There is a telling scene that takes place in the studio of Jacques Louis David where the dictator in waiting the incorruptible Robespierre is sitting for the painter. When he is handed a palm he refuses it since it reminds one of martyr’s palm. He also insists erasing his enemies from the group painting and it echoes Stalin’s purge of history of Bolshevik revolution. (In that famous photo Lenin on return from exile harangues people where Trotsky the organizer of the Red Army stands next to the podium. Stalin on taking control had him airbrushed from history albeit pictorially. )
Both factions hold however one component common to their cause. Both are maneuvering in the name of the people. Robespierre who, as Danton would point out at a crucial one to one meeting shrinks from all contact, – and in all probability had never laid, speaks of man on the street as matter of his right. Yet Robespierre who holds the trump cards says: ‘We want Danton’s death.’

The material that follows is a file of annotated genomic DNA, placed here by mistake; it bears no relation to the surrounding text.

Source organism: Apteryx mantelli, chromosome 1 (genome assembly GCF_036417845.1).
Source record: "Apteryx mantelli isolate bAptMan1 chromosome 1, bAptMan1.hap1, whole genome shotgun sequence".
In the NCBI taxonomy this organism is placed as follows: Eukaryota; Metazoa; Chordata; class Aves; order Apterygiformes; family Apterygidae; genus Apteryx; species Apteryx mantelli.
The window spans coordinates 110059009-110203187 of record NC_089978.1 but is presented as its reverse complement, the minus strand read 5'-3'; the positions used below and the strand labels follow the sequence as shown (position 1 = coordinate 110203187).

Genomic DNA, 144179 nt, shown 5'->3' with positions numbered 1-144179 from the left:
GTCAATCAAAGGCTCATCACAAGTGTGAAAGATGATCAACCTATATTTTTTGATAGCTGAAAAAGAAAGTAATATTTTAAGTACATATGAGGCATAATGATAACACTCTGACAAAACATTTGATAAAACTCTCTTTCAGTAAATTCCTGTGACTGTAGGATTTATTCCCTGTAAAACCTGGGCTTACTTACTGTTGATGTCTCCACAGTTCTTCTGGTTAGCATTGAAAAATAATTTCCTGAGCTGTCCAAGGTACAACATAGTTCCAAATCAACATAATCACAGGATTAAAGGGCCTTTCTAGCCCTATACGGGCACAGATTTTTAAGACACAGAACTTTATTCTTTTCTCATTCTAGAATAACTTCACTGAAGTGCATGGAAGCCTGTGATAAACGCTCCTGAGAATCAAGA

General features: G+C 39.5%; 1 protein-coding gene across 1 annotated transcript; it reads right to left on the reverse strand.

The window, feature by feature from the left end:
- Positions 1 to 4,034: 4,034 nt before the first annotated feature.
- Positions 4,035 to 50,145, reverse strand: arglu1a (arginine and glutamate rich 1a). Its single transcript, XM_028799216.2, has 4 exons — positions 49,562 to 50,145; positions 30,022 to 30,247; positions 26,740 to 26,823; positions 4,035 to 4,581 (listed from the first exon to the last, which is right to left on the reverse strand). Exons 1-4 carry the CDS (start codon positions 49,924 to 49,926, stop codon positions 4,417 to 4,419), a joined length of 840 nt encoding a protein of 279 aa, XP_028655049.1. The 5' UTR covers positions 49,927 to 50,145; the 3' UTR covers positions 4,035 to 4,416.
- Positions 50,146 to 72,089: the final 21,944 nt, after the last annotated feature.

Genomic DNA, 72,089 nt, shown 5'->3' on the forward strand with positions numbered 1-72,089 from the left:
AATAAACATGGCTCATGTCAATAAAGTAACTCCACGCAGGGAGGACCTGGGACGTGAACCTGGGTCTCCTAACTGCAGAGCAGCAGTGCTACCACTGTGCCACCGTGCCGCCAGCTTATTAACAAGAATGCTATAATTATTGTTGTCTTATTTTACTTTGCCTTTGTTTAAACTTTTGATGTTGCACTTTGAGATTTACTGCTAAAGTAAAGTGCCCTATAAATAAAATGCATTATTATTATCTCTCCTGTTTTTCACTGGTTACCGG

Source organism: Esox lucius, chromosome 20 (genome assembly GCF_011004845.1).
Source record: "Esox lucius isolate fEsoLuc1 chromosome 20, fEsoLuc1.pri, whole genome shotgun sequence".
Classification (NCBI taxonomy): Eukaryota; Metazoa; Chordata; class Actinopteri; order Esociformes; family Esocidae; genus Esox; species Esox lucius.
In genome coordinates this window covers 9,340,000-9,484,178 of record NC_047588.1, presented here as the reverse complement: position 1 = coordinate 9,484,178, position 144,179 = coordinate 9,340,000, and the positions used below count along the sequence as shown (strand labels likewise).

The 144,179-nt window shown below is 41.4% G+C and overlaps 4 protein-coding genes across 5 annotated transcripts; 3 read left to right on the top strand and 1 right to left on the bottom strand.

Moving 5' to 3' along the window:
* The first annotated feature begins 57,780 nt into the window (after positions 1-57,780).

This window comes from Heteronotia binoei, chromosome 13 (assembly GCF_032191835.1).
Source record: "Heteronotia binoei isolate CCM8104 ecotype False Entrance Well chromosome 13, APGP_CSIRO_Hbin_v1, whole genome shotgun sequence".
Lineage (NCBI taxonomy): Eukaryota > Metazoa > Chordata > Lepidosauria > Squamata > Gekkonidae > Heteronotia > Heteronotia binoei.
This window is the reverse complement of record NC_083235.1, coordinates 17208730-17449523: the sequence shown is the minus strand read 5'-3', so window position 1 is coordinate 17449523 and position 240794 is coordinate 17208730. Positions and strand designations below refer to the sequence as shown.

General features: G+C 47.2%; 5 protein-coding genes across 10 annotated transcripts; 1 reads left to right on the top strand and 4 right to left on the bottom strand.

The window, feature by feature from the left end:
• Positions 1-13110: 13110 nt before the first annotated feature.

Judge Fouquier: ‘I am not your private executioner.’
Robespierre the ‘incorruptible’ of course wants him to effect the order of the Committee just the same as ‘people’s executioner.’
It is an irony of all blood baths that the dictators unleash are in the name of the people.
The earthy ‘larger than life’ Danton and the puritanical Robespierre fight like whores for their favor.
Danton: ‘A political trial is a duel. If the government accuses we can accuse them.’ The idea is to create doubts in the minds of people. The same ploy the government also uses in making Danton and other ‘conspirators’ sit along with the criminal like common thieves and pimps. .